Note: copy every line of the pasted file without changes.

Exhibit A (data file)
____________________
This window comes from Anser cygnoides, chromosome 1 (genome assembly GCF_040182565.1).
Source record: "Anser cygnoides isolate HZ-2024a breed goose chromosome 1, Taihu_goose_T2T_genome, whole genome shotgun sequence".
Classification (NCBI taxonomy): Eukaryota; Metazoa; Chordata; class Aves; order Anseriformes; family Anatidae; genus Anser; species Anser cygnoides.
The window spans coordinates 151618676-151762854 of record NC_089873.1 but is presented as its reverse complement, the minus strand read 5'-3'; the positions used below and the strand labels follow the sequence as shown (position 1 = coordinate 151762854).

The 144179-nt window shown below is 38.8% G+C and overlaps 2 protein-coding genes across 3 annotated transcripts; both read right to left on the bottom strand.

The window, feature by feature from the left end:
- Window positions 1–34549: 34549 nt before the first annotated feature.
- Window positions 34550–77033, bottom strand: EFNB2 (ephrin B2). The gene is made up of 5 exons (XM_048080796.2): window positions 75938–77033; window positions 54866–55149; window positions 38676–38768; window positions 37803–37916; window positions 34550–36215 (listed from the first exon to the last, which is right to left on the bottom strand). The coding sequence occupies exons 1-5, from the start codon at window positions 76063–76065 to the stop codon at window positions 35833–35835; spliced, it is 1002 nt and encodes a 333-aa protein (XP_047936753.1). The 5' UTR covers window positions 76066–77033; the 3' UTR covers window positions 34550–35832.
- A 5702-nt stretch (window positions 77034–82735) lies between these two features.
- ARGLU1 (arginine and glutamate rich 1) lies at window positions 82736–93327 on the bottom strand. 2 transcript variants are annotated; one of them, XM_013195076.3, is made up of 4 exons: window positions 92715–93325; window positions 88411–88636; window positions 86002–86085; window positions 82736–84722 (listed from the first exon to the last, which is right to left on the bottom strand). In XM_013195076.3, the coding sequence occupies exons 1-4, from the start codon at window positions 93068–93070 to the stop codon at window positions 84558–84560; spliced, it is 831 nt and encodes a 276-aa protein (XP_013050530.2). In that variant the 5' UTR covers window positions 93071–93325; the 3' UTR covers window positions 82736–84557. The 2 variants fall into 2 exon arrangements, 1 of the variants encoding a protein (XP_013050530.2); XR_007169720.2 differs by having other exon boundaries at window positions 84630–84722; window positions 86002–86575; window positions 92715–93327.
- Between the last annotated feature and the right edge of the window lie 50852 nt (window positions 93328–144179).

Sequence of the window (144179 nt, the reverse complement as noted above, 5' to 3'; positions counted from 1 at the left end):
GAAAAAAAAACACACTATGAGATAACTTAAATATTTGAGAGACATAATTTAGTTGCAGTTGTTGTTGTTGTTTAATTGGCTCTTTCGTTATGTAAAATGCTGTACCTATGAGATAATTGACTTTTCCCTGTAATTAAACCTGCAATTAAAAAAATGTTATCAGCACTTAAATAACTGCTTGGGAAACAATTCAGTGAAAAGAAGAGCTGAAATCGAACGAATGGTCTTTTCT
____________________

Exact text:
This window comes from Anser cygnoides, chromosome 1 (genome assembly GCF_040182565.1).
Source record: "Anser cygnoides isolate HZ-2024a breed goose chromosome 1, Taihu_goose_T2T_genome, whole genome shotgun sequence".
Classification (NCBI taxonomy): Eukaryota; Metazoa; Chordata; class Aves; order Anseriformes; family Anatidae; genus Anser; species Anser cygnoides.
The window spans coordinates 151618676-151762854 of record NC_089873.1 but is presented as its reverse complement, the minus strand read 5'-3'; the positions used below and the strand labels follow the sequence as shown (position 1 = coordinate 151762854).

The 144179-nt window shown below is 38.8% G+C and overlaps 2 protein-coding genes across 3 annotated transcripts; both read right to left on the bottom strand.

The window, feature by feature from the left end:
- Window positions 1–34549: 34549 nt before the first annotated feature.
- Window positions 34550–77033, bottom strand: EFNB2 (ephrin B2). The gene is made up of 5 exons (XM_048080796.2): window positions 75938–77033; window positions 54866–55149; window positions 38676–38768; window positions 37803–37916; window positions 34550–36215 (listed from the first exon to the last, which is right to left on the bottom strand). The coding sequence occupies exons 1-5, from the start codon at window positions 76063–76065 to the stop codon at window positions 35833–35835; spliced, it is 1002 nt and encodes a 333-aa protein (XP_047936753.1). The 5' UTR covers window positions 76066–77033; the 3' UTR covers window positions 34550–35832.
- A 5702-nt stretch (window positions 77034–82735) lies between these two features.
- ARGLU1 (arginine and glutamate rich 1) lies at window positions 82736–93327 on the bottom strand. 2 transcript variants are annotated; one of them, XM_013195076.3, is made up of 4 exons: window positions 92715–93325; window positions 88411–88636; window positions 86002–86085; window positions 82736–84722 (listed from the first exon to the last, which is right to left on the bottom strand). In XM_013195076.3, the coding sequence occupies exons 1-4, from the start codon at window positions 93068–93070 to the stop codon at window positions 84558–84560; spliced, it is 831 nt and encodes a 276-aa protein (XP_013050530.2). In that variant the 5' UTR covers window positions 93071–93325; the 3' UTR covers window positions 82736–84557. The 2 variants fall into 2 exon arrangements, 1 of the variants encoding a protein (XP_013050530.2); XR_007169720.2 differs by having other exon boundaries at window positions 84630–84722; window positions 86002–86575; window positions 92715–93327.
- Between the last annotated feature and the right edge of the window lie 50852 nt (window positions 93328–144179).

Sequence of the window (144179 nt, the reverse complement as noted above, 5' to 3'; positions counted from 1 at the left end):
GAAAAAAAAACACACTATGAGATAACTTAAATATTTGAGAGACATAATTTAGTTGCAGTTGTTGTTGTTGTTTAATTGGCTCTTTCGTTATGTAAAATGCTGTACCTATGAGATAATTGACTTTTCCCTGTAATTAAACCTGCAATTAAAAAAATGTTATCAGCACTTAAATAACTGCTTGGGAAACAATTCAGTGAAAAGAAGAGCTGAAATCGAACGAATGGTCTTTTCT